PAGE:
The play is structured into six dreams in which the plot of Midsummer is refracted through the perspective of our fairy-narrator. There are some wonderful Jungian moments, including a fear of performing naked and teeth falling out. Peaseblossom is astounded by the triple wedding and the weirdness of the adult world. They look on in horror as love juice is poured onto the eyes of its victims. Hermia’s Dad is called out for wanting to put his daughter to death. Theseus’s wooing of Hippolyta with his sword is called into question. They wonder why everyone claps at the end of the play-within-the-play after Pyramus and Thisbe have killed themselves. I’ve long been fascinated with the darkness inside the Midsummer comedy, and while Peaseblossom’s dreams don’t quite tip into nightmare territory, it does capture the complexity inherent in the original text. Peaseblossom as observer sees love as driven by jealousy, power, control, punishment. If this is love, they do not want it.
I reckon audiences seeing I, Peaseblossom would nail my Midsummer quiz and win the Cadbury Dream. Shakespeare’s narrative is retold with clarity, with a liberal sprinkling of the original text. But there’s more to the work than just a retelling. Crouch teases out questions of why we continue to perform this story in particular, and why we go to the theatre to dream in general.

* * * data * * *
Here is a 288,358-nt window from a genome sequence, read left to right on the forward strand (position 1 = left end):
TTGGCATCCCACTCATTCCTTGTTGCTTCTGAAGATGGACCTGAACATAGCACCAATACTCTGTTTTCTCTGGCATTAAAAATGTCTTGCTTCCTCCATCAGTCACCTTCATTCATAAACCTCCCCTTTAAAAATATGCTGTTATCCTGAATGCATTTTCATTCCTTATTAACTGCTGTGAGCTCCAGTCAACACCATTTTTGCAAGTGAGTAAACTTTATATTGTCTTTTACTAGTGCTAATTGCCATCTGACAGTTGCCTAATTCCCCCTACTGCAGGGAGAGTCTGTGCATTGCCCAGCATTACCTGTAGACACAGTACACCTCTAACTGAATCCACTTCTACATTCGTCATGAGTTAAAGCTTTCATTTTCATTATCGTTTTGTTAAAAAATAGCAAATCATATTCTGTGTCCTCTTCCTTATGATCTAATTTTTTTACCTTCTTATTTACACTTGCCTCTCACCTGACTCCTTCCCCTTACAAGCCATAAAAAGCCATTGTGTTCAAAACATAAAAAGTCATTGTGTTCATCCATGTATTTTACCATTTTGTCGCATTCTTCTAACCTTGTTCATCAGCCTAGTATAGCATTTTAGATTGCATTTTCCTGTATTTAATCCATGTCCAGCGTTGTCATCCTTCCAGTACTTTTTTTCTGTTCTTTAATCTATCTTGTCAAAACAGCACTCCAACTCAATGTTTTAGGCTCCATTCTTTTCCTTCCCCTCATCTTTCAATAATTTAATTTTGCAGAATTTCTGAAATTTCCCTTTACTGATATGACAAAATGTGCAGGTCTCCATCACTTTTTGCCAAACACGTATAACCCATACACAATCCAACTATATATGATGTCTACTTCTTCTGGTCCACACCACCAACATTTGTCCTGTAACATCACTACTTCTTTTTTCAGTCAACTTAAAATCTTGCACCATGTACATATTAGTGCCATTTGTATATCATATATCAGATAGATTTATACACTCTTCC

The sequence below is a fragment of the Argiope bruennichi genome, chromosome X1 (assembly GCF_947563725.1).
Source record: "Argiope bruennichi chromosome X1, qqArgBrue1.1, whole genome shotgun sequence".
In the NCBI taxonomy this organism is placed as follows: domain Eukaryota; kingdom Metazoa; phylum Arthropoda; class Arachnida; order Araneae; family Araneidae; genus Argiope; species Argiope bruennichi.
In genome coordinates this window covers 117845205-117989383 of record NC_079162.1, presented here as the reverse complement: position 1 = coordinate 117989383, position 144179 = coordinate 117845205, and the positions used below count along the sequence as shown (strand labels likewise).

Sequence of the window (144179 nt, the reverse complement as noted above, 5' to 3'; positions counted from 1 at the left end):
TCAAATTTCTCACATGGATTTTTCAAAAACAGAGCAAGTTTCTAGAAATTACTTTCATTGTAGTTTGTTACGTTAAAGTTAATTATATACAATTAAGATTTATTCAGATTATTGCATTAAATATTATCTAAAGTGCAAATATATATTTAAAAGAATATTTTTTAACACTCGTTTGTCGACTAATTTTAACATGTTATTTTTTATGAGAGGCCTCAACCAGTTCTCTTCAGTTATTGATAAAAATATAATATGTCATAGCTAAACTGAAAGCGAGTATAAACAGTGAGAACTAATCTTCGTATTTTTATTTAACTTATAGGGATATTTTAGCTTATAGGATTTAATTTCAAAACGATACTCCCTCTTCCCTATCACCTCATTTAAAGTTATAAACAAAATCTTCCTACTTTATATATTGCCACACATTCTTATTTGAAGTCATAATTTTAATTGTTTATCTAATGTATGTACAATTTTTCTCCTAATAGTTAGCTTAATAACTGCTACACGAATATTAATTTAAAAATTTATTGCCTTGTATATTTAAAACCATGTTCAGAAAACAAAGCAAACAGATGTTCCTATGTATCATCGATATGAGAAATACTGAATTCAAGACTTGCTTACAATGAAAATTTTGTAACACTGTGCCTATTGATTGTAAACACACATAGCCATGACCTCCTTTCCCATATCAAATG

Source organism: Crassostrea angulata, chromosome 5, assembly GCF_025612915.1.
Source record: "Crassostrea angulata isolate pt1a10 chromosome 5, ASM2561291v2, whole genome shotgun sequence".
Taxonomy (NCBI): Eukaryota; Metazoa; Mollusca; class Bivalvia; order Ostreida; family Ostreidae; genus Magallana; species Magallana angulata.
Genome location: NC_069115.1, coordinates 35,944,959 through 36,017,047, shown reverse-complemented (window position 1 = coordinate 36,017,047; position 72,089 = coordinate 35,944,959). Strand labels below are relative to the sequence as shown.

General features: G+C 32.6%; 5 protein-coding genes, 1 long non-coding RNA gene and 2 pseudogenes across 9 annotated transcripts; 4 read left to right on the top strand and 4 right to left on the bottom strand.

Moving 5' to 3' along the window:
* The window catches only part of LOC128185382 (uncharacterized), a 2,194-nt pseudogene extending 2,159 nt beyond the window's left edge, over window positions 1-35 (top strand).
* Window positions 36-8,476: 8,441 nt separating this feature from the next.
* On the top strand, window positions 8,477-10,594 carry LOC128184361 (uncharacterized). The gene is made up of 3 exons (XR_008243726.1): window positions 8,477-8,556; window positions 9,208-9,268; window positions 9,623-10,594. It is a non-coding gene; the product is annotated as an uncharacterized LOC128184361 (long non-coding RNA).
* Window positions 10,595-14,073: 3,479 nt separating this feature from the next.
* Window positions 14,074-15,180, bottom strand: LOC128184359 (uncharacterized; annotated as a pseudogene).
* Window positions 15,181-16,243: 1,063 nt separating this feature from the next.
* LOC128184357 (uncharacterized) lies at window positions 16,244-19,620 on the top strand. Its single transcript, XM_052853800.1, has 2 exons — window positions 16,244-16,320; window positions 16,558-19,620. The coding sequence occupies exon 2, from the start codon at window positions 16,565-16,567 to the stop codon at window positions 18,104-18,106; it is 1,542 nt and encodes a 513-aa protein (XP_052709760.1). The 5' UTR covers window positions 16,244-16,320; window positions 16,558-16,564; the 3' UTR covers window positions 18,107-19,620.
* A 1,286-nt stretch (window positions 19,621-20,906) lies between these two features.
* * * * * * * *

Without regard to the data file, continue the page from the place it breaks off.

In one of their dreams, Peaseblossom encounters the love-in-idleness flower. Peaseblossom says the magic only has power if you are asleep. But if theatre is a dream, then he must be asleep and susceptible to its power. But if he is dreaming, then the flower isn’t real. Like Shakespeare’s play with its invisible fairies and good-bad acting, Crouch is interested in the power of the audience’s imagination to transmute what they see in front of them.
Crouch talks of the audience being co-authors of this work. He enlists collaborators to play the lover characters from their seats and has them read out lines or perform simple tasks (go to sleep, but don’t really go to sleep). A teddy bear stands in for the Changeling boy at the centre of Oberon and Titania’s disagreement. Crouch climbs precariously through the Musgrove seating block and declares an audience member to be a thistle. We are in a space of play, where anything can stand in for the other.
This is a space that is threatened when an audience member, when asked for their name, declares “I’m not playing”. In this resistance the real returned. Peaseblossom’s mask of vulnerability was lifted to reveal the vulnerability of Tim Crouch, performer, battling to return to the make believe. Crouch navigated us back with sensitivity and grace.
This was a brief moment of tension, but there was another tension that lingered over the work: the knowledge that we weren’t the ideal audience. The target audience is for eight-year olds (not that you would know from the marketing). This shouldn’t matter – it’s a charming work that does not talk down to its audience, no matter what age. You can see how the work can fluidly adapt to whoever is front of Crouch, including our “metropolitan” audience on opening night. But references that we weren’t children seemed out of keeping with the spirit of it all – better to say we were children, and allow us to pretend. This is a show that should appeal to the sophisticated inner child in all of us.
I, Peaseblossom is presented by the British Council and plays at the Musgrove Studio until 12 December. Details see The Maidment.